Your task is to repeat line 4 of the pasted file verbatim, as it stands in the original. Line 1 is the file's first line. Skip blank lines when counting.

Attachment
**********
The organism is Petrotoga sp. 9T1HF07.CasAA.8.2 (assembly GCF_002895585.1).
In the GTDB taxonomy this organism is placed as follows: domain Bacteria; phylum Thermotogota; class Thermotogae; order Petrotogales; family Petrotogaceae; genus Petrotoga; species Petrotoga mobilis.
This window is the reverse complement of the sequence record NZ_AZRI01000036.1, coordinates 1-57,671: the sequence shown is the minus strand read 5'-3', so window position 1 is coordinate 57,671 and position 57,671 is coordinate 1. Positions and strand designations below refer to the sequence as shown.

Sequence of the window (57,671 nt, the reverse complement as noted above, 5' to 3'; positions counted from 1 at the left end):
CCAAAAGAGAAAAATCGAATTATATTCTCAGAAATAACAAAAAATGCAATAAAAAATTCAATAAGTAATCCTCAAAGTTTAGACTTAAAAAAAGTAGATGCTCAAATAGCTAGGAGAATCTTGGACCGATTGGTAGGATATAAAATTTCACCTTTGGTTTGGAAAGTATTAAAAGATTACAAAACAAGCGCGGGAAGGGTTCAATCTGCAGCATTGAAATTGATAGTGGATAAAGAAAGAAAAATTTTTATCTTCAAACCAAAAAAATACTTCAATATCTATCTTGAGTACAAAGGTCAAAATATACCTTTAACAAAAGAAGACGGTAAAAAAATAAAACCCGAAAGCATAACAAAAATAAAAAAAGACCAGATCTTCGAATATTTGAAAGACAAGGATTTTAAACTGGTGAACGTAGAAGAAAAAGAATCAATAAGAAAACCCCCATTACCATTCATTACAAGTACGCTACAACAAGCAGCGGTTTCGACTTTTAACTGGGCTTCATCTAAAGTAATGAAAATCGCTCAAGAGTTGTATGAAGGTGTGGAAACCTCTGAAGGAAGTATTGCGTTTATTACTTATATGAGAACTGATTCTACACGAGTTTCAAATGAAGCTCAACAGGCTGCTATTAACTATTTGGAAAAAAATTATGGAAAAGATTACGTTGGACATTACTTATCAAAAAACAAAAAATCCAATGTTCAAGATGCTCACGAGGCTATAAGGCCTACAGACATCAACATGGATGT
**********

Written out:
Sequence of the window (57,671 nt, the reverse complement as noted above, 5' to 3'; positions counted from 1 at the left end):